You’ve sent in the application, impressed in your interviews and received excellent references. The job is yours! Now all that’s left to do is agree on the salary. However, many jobseekers aren’t engaging in salary negotiations, which is often seeing them leaving money on the table. In fact, 58% of millennials do not negotiate their salary at job offer stage, due to either not knowing how to or being afraid of the consequences [1]. In contrast to this, 70% of employers expect to have to engage in salary negotiations, however they do not explicitly state that the initial offer is flexible [2]. Negotiating your salary is highly important for job seekers as not only does it line up your compensation for your upcoming role, it will also set the bar for your future roles.

So how can you receive the compensation you are satisfied with, while also ensuring your employer is happy with the outcome?

Know Your Worth – Build Your Case

It is important that when you are preparing for an interview, that you also prepare your salary expectations. If you are successful and receive the job offer, you need to have a salary figure in mind. In fact, research has shown that jobseekers who provide a specific salary figure as opposed to a generic range, are more likely to receive a final offer closer to their figure [3].  If the salary offered is in line with your expectations, great – there’s no need to negotiate. However, if this figure is less than what you expected, then you can begin building your case.

But how should you come up with your desired salary figure? 

  • Firstly identify your own education and experience in the field and align this with your suitability for the role.
  • Next, look at what others in the industry are earning
  • Finally, look at the size and location of the company you are applying for and look at what similar sized organisations are paying their employees. 

You can then come up with a realistic figure you are happy with accepting.

Our Top Tip

Make use of salary guides to identify what the current salary ranges in your industry. Check out our 2022 Salary Guide which has the latest salary insights of over 100 jobs across a number of different technical industries.

Don’t Focus Solely on Salary

When negotiating on salary, don’t just confine your thinking to the salary figure. You should take into account the value of the entire deal, including perks and benefits which often can be just as valuable to jobseekers as a higher salary figure. In fact, 60% of employees believe benefits and perks to be an important factor when choosing whether or not to accept a job offer [4]. Consider what benefits are valuable to you and incorporate these into your negotiations. For example, opportunities to work from home may provide you with a reduction in travel expenses and reduce your commute, allowing you more time for your personal life.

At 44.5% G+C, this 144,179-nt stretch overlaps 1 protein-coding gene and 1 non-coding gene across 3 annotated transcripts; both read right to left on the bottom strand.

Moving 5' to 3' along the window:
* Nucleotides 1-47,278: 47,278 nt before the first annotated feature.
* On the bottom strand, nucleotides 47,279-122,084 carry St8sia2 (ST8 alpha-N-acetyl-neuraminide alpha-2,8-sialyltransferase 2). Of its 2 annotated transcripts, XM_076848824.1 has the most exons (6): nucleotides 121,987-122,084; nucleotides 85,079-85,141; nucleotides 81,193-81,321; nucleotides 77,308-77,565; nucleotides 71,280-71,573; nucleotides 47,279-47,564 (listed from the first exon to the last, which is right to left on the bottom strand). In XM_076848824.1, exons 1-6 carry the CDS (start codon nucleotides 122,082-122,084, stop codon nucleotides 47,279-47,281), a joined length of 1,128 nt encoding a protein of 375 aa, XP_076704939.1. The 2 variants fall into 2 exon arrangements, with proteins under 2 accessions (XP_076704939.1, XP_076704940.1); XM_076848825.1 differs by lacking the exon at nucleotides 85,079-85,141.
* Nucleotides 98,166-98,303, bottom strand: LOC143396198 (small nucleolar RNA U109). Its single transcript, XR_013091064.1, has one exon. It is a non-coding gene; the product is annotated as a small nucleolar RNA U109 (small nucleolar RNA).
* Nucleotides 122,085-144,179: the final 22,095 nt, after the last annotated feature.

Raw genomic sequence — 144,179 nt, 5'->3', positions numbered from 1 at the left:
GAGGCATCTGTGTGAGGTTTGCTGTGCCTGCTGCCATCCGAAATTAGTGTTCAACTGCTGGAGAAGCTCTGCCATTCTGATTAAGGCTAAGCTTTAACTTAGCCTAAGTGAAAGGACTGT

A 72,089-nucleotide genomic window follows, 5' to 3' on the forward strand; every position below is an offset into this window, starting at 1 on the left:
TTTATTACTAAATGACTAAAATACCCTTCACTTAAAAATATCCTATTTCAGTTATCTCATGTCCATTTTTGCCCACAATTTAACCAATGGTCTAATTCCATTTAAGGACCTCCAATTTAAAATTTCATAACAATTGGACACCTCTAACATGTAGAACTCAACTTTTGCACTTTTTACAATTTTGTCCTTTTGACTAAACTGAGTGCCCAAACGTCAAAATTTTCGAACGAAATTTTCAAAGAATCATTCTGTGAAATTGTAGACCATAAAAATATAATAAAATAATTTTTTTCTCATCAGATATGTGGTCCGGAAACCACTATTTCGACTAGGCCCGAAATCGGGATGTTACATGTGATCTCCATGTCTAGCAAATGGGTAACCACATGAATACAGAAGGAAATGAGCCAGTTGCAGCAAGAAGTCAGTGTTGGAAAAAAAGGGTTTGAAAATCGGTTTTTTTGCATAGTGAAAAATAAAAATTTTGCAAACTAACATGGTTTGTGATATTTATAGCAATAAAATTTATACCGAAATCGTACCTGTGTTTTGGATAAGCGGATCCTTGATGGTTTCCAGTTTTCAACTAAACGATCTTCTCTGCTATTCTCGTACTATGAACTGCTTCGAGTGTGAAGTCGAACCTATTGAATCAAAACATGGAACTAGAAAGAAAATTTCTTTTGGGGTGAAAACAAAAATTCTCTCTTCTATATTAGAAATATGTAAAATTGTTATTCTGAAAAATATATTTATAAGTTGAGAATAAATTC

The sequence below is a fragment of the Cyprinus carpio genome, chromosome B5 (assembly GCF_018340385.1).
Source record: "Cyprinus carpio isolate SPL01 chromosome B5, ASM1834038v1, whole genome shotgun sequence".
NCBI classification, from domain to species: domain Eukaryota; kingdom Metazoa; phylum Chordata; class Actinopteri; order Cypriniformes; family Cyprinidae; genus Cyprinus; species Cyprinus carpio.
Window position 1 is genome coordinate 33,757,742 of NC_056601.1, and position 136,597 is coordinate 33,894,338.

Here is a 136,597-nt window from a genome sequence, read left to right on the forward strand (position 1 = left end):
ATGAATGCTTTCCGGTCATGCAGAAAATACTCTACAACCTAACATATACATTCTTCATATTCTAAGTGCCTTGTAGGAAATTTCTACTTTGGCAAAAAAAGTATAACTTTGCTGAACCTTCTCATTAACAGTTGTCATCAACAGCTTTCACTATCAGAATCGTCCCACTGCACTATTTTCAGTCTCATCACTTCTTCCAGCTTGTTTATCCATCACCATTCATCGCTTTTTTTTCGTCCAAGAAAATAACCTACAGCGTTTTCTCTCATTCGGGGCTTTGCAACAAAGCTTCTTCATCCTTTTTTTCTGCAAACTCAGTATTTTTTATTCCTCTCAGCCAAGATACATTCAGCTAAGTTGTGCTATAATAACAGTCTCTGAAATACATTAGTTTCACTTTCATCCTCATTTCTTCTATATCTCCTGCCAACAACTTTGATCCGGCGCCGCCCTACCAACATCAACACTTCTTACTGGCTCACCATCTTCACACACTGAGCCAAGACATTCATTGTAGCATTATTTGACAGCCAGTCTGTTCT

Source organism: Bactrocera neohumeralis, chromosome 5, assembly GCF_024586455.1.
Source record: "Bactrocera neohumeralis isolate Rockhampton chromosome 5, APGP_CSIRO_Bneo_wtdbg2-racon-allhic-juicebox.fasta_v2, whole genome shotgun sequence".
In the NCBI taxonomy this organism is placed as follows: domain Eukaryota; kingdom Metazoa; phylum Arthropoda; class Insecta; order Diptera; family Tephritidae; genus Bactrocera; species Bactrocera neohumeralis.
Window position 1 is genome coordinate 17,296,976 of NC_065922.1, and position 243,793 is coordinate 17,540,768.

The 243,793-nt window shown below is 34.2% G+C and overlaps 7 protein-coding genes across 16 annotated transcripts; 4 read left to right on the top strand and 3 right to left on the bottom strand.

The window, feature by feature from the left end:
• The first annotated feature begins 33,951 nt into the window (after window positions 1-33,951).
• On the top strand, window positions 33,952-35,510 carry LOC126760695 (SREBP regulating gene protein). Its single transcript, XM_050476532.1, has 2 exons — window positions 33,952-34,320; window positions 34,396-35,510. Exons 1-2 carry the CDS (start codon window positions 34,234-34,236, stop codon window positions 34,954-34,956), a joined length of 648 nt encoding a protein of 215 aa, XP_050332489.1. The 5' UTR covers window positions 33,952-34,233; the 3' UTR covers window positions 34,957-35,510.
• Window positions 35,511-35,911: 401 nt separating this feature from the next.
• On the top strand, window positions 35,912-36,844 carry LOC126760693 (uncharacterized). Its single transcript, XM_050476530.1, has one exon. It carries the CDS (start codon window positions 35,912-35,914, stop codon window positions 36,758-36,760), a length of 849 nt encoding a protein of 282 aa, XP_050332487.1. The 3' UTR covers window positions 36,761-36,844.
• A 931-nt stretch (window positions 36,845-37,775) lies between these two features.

Our Top Tip

Identify what benefits are important to you and incorporate these into your salary negotiations. Be prepared to accept a lower salary which may have favourable benefits.

Set the right tone

Many people can feel that negotiation is a negative thing and can be full of tension. A lot of job seekers feel that their new employer will be resistant to negotiating or that asking for a higher salary will negatively affect their relationship with their future boss. However, it is important to remember that you have successfully made it through the interview process and been offered the job. Your employer wants you as part of their team and as such will be prepared to discuss your salary. Therefore, you should engage confidently in the process and be open and willing to discuss. Avoid coming across as defensive, cocky or arrogant, as this will ultimately affect your future relationship with your employer.

Our Top Tip

Conduct yourself in a manner which will both help you achieve the best outcome possible and also maintain a favourable relationship with your potential future employer

Practice Makes Perfect

Negotiation is a skill which doesn’t come naturally to many people and as such you must practice it if you want to improve. Finding someone to practice with, whether it be a friend, family member or ideally someone who is business savvy, will allow you to practice how you think the salary conversation will go and prepare for a number of scenarios which may arise. You can also brainstorm and prepare an approach which shows your enthusiasm for the role and openness to discussion. Running through your delivery a couple of times will help to put you at ease heading into negotiations. A common factor of successful negotiations is a negotiator who is confident and prepared.

Our Top Tip

Practice your salary negotiations with someone to develop your negotiation skills as well as receive feedback and overcome hesitancy about discussing money.

Conclusion

When negotiating your salary, keep in mind that you are playing the long game. Not only are you trying to obtain a salary which you are satisfied with, but also a role in which you will be satisfied in, so it’s important to take into account other factors such as opportunities for professional development and an adequate work-life balance. Research has shown that employee satisfaction stems more from company culture, prosperous career paths and other intrinsic rewards than it does from high salaries [5]. These factors therefore should also be taken into account and influence the salary figure you are aiming for, as we all know that a higher salary in a role where you have no satisfaction is not a sustainable way of working.

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